But I am a consumer, and I paid for that thing, and I depend on it, and it happened to me and it wasn't fixed right away and I had to spend my time to fix it and maybe I'll think a bit more about other alternatives next time I'm ready to part with some cash.

Are your customers consumers?
Categories: Blogs

Open Notebook Testing

Sat, 06/07/2014 - 09:30
This has so many parallels to the way I like to make it possible for interested parties to follow testing progress:
Open notebook science is the practice of making the entire primary record of a research project publicly available online as it is recorded.This involves placing the personal, or laboratory, notebook of the researcher online along with all raw and processed data, and any associated material, as this material is generated. The approach may be summed up by the slogan 'no insider information'.Image: 
Categories: Blogs

The Test Jumper

Thu, 06/05/2014 - 18:33
Display caption: Any resemblance to software development activities, living or dead, is purely coincidental.[Fade from black to bright sunshine.]
The Test Manager was out of the office looking after his kids at half term. They were on what they called an adventure walk where he'd made a list of stuff for them to find on the stroll down to the river for a picnic. Their favourite on this journey was the window of wheels which they worked out in the end was a bike shop. (No, really, they actually asked for this.)
When he returned to work the following week, nominally refreshed, the Test Manager found a jumper neatly folded and smelling freshly laundered on his desk. Tester 1, who sits behind him, said that BD, a member of the BizDev team, had left it there for him.
The Test Manager was flattered. It was a tracksuit top affair, snazzy, and just the kind of thing he'd like. BD was quite a sporty chap and bigger than him, so perhaps it had got a bit tight and BD, recognising the Test Manager's sartorial panache, had decided to pass it on.
He put it to one side and got on with his work.
Later, having not run into BD all day, he tried the jumper on and showed it to Tester 1. She made appreciative if non-committal noises. (Yeah, she knows how to talk to management.) Her reaction reassured him that it was gift - he couldn't recall, now, whether she'd explicitly said so that morning. She, for her part, was simultaneously also now reassured that it was a gift. For her, BD wouldn't have left it on the desk the way he did unless he either knew it belonged to the Test Manager or was giving it to him. The way the Test Manager was flouncing around like some context-driven Naomi Campbell showed that it was new to him and so it must be a gift.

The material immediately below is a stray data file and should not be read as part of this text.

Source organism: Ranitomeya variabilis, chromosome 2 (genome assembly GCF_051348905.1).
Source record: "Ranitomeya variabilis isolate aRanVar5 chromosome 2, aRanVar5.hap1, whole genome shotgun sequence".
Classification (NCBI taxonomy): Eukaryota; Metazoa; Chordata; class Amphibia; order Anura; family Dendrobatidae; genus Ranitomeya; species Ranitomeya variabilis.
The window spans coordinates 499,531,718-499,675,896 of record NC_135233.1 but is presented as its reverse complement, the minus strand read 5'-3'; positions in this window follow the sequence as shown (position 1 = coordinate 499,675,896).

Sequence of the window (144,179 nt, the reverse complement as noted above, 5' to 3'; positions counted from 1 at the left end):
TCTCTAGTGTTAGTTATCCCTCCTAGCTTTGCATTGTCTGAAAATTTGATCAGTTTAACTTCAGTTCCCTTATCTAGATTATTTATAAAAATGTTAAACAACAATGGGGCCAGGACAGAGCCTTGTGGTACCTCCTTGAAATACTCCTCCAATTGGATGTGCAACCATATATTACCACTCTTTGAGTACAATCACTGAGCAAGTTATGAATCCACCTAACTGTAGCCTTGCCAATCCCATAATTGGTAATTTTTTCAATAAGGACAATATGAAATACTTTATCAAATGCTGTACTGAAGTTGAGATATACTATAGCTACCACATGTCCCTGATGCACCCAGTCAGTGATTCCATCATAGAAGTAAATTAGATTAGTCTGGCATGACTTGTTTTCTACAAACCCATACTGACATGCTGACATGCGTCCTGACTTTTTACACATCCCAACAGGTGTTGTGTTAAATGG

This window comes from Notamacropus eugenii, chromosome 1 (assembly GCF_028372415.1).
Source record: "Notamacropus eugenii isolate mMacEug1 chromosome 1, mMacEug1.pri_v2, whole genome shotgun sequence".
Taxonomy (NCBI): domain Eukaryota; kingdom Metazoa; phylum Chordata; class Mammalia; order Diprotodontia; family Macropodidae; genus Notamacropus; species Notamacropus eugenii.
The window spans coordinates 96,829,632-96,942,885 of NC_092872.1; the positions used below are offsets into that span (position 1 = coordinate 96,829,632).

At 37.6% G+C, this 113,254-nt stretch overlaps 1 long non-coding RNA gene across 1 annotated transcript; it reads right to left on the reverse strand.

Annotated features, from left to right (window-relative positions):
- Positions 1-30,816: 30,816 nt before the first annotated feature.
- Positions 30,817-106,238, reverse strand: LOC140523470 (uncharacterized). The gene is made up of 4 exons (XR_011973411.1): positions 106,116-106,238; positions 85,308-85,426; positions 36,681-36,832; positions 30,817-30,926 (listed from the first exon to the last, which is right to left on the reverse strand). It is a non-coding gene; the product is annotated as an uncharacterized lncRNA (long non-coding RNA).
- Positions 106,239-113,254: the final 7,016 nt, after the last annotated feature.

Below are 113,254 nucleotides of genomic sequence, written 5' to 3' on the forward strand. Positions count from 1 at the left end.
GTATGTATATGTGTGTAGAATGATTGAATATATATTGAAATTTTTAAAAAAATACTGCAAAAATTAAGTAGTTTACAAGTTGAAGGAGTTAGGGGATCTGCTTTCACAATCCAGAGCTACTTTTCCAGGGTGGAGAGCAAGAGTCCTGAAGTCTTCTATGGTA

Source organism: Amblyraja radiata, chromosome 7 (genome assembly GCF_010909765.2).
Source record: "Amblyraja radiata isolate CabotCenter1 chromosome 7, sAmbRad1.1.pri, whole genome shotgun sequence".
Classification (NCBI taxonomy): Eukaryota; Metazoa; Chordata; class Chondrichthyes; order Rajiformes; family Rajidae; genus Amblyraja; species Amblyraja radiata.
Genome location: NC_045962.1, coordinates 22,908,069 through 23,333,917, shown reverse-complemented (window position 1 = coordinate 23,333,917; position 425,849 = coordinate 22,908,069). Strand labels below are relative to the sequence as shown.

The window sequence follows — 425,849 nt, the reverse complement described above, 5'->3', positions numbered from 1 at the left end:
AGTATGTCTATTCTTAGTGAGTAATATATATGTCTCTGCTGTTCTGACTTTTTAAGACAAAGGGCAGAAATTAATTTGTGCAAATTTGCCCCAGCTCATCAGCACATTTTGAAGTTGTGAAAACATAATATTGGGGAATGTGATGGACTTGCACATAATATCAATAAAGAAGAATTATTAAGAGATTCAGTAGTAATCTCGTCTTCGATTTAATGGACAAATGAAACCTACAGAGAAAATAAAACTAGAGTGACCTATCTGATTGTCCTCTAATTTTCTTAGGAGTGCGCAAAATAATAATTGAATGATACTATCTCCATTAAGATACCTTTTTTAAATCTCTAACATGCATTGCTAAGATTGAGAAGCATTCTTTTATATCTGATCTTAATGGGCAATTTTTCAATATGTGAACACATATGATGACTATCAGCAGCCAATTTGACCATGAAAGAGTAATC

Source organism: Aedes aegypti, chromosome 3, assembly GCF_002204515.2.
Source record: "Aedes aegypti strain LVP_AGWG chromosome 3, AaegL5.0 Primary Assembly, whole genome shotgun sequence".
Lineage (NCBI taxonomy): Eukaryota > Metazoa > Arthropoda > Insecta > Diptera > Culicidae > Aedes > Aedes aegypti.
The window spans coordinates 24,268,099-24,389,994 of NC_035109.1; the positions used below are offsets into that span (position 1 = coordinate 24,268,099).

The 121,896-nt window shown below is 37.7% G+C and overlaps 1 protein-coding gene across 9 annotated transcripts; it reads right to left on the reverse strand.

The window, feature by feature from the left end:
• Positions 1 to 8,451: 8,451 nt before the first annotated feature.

The Test Manager took the jumper home. His kids loved it. (Yeah, some people just love anything new.) They told him to wear it the next day. The Test Manager had experienced the negative reaction of children to rejection of (or even trivial variation from) any suggestion so he said that he would.
The next morning the Test Manager, wearing the jumper, found BD at his desk and thanked him. He said how much his kids had liked it and described how they'd forced him to wear it immediately. BD looked a little puzzled (but this is business talking to technical, remember) and then said something that sounded to the Test Manager as if BD had picked the jumper up from the table nearby. The Test Manager took his turn at the quizzical face but social niceties (and doubtless mental scars) prevented either of them from voicing any questions. 
For a few minutes.
The Test Manager finally asked BD where the jumper had come from again. BD said that he'd found it left on the desk and thought it was the kind of thing the Test Manager would wear, so it must have been his. 
The Test Manager took the jumper off and put it back where it had been found for the original owner to pick up. A few minutes later ping! an email arrived (actually, IRL the Test Manager keeps the sound on his computer turned off at work - he's not a complete idiot). 
The email was from the Office Manager, to the whole company: Jumper found! The Test Manager turned to Tester 1 to explain the confusion and saw Tester 2, who sits nearby, shoulders shaking, coffee cup clamped between his teeth, doing a very poor job of disguising his amusement. When the Test Manager poked him with the stick he keeps for such purposes (not really! He uses it to scratch his athlete's foot. But it is handy for minions too), Tester 2 turned and laughed loudly. "I can't believe you've lost that jumper again already" he said.
The Test Manager turned to the fourth wall, aghast and agape.

[Fade to black.]Display caption: Since the events described in this post, the jumper has been sitting, unworn, unloved and unwanted on top of the Office Manager's in-trays.Image: Jumper ClownSoundtrack: Marc Riley and The CreepersThe real Test Jumper:
Categories: Blogs